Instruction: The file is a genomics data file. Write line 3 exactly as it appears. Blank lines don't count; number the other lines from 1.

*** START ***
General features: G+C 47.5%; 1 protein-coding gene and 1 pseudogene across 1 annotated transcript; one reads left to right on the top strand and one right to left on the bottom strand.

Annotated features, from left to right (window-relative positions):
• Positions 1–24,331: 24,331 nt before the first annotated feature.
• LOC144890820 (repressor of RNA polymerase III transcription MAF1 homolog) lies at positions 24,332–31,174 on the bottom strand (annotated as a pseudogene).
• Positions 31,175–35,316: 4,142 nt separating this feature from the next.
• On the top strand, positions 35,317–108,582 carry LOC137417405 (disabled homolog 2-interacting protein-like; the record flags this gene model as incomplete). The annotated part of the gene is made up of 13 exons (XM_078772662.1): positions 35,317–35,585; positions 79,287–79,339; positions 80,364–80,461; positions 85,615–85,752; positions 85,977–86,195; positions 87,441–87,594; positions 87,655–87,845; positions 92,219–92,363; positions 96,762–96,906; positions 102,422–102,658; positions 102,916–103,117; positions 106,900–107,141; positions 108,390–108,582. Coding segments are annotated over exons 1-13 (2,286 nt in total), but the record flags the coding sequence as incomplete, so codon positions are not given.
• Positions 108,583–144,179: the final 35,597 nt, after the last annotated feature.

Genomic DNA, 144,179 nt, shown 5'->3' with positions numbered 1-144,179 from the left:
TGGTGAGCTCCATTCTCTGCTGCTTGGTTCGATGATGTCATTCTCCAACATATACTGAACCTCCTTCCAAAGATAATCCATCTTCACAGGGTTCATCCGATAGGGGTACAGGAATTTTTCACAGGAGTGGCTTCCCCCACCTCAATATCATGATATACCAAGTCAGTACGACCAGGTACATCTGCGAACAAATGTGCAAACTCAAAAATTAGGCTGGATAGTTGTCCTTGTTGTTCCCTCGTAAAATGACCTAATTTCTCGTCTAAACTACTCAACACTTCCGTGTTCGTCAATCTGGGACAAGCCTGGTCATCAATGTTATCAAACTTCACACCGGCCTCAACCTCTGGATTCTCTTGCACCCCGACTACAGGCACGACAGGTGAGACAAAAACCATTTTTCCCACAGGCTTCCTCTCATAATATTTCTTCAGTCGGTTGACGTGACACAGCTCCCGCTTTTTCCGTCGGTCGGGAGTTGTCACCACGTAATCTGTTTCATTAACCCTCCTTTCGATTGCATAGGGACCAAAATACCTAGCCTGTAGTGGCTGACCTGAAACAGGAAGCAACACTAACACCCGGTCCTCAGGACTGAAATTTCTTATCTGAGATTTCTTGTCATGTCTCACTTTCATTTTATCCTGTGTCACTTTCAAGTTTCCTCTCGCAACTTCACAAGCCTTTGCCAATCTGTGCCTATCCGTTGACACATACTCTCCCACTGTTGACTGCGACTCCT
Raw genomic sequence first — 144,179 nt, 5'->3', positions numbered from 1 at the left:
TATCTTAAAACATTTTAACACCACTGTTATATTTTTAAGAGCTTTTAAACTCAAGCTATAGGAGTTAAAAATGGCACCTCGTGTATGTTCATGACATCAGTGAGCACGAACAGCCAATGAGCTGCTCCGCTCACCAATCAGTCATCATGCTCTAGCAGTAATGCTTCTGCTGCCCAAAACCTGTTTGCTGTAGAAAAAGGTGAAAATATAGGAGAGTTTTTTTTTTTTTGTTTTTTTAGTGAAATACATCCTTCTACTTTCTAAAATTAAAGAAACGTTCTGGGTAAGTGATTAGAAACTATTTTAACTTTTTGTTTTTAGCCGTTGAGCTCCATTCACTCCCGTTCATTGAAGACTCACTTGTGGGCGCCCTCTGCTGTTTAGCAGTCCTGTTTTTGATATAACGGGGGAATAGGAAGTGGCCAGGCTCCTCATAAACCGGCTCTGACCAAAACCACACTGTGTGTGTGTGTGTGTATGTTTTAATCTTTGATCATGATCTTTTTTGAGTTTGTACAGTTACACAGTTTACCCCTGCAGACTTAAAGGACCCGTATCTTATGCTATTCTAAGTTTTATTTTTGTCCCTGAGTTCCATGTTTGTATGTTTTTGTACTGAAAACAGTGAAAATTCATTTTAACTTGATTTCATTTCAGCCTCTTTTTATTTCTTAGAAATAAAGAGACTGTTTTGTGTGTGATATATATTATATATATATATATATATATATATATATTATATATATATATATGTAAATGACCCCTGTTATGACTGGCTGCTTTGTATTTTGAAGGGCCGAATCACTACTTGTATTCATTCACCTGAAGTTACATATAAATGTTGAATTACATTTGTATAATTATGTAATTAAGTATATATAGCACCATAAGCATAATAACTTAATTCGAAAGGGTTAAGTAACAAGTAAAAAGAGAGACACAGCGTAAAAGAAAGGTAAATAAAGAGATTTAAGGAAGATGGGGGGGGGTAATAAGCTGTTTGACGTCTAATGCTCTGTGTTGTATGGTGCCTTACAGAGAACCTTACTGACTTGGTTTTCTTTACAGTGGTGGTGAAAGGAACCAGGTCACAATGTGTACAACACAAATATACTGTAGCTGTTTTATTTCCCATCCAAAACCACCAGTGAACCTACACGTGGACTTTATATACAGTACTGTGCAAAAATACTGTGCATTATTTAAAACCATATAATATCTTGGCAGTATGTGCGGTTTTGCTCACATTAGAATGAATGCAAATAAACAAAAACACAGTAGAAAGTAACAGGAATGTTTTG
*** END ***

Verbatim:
• Positions 1–24,331: 24,331 nt before the first annotated feature.